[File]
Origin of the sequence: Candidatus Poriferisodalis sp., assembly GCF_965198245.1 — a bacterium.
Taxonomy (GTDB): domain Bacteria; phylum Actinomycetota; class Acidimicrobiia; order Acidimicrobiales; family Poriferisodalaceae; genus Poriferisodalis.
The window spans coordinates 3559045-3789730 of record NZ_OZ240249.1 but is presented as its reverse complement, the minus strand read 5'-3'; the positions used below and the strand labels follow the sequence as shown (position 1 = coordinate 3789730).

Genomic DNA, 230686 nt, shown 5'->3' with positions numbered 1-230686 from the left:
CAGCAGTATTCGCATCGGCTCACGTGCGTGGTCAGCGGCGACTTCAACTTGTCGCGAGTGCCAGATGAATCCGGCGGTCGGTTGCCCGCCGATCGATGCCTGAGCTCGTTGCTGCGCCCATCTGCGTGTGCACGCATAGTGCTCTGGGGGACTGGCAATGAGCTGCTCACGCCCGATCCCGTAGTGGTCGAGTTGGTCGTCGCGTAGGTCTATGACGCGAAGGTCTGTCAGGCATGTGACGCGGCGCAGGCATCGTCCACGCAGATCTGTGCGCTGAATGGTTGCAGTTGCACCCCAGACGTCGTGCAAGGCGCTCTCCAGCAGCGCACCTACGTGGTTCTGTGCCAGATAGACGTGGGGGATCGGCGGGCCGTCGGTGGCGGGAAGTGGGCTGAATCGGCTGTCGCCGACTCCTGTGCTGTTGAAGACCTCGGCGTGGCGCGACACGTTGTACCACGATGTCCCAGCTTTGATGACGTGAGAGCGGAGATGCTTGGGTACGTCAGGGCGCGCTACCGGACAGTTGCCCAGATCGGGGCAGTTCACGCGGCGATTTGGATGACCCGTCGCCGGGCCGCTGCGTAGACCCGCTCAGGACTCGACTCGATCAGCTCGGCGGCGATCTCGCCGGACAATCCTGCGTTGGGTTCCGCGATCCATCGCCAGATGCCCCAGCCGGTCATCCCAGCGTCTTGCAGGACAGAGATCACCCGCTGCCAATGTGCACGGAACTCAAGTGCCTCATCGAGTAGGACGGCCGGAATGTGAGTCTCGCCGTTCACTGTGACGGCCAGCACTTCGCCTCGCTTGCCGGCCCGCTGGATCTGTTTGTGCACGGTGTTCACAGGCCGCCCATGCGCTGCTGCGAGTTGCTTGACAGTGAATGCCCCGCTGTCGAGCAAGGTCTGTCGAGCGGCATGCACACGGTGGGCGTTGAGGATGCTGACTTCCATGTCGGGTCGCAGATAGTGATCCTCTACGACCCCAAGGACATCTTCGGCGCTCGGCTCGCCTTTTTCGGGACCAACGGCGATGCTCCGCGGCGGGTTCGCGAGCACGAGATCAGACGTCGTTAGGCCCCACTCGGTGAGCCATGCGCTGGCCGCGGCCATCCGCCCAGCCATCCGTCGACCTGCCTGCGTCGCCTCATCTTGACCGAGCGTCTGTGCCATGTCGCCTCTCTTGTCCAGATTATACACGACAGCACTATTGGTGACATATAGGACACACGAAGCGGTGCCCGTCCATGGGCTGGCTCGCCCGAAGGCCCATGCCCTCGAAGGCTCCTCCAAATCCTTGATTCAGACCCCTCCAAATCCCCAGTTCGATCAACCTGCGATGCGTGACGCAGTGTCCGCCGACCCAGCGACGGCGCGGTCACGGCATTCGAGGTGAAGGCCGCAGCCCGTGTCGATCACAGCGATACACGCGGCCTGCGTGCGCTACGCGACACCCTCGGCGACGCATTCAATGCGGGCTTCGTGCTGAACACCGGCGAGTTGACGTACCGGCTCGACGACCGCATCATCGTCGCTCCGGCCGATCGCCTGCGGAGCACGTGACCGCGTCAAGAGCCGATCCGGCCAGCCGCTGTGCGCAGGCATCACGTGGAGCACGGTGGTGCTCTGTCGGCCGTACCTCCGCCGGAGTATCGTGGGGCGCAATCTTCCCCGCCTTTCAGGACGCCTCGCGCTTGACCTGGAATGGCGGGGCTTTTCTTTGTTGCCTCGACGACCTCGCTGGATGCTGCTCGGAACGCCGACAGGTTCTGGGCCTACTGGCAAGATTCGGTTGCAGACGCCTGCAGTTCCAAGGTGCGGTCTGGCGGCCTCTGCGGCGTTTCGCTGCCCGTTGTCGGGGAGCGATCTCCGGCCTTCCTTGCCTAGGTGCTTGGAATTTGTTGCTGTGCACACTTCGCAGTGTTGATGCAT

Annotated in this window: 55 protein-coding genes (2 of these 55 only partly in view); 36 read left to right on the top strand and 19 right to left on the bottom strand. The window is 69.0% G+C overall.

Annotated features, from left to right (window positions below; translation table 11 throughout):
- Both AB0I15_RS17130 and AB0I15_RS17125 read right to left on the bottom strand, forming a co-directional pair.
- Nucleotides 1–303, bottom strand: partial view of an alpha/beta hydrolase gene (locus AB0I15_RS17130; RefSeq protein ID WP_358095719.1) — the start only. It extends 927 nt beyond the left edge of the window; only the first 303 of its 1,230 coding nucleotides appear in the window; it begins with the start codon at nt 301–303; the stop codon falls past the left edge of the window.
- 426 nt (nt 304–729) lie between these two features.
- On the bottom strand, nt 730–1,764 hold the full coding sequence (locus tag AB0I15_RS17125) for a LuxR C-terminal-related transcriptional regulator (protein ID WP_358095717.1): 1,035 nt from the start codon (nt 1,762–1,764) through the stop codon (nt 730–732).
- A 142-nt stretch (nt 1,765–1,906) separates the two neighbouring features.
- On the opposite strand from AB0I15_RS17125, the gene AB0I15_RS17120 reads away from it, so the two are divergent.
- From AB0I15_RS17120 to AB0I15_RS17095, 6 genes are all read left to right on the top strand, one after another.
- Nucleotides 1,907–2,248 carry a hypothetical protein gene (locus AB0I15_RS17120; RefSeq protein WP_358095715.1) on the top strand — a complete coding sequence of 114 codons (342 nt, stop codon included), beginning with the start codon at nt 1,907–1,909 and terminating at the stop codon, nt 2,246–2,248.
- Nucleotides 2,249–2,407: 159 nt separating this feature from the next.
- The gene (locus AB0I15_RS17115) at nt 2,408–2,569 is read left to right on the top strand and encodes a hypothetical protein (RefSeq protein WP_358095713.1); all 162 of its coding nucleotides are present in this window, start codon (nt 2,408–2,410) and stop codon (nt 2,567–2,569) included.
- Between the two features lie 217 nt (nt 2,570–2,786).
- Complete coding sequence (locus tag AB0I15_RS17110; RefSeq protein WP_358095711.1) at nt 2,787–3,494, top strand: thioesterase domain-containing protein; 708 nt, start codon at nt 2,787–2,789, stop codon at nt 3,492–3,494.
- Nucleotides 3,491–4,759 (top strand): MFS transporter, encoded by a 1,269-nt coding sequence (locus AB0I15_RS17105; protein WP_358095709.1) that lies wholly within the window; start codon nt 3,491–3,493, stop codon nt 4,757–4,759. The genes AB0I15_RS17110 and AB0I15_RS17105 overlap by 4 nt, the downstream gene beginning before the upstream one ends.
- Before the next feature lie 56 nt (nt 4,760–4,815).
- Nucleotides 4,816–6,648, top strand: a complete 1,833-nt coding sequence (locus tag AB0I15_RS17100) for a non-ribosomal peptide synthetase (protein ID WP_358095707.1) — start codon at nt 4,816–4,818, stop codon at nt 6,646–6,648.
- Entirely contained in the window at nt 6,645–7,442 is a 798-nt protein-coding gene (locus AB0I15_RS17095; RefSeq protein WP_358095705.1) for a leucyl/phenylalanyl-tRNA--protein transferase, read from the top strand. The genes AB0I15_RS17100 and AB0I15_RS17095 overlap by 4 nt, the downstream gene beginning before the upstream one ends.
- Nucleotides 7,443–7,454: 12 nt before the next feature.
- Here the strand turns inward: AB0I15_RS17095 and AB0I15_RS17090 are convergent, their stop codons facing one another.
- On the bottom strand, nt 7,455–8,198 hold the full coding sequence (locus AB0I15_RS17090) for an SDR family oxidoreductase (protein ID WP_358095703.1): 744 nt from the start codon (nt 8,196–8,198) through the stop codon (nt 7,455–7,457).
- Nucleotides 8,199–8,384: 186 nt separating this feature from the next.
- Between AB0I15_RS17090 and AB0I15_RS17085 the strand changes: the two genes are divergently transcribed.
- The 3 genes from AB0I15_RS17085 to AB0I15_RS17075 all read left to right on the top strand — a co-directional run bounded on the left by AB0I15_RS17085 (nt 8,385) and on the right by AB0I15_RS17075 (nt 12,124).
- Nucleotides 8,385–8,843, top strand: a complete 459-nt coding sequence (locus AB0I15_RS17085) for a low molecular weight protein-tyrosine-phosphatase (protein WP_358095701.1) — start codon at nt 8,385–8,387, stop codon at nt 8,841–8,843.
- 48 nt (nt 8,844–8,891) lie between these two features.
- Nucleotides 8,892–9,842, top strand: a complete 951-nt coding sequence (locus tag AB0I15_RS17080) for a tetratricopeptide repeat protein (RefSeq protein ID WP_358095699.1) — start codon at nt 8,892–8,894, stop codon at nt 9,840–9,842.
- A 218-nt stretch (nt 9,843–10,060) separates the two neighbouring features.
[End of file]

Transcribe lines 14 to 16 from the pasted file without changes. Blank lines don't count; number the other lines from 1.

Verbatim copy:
- From AB0I15_RS17120 to AB0I15_RS17095, 6 genes are all read left to right on the top strand, one after another.
- Nucleotides 1,907–2,248 carry a hypothetical protein gene (locus AB0I15_RS17120; RefSeq protein WP_358095715.1) on the top strand — a complete coding sequence of 114 codons (342 nt, stop codon included), beginning with the start codon at nt 1,907–1,909 and terminating at the stop codon, nt 2,246–2,248.
- Nucleotides 2,249–2,407: 159 nt separating this feature from the next.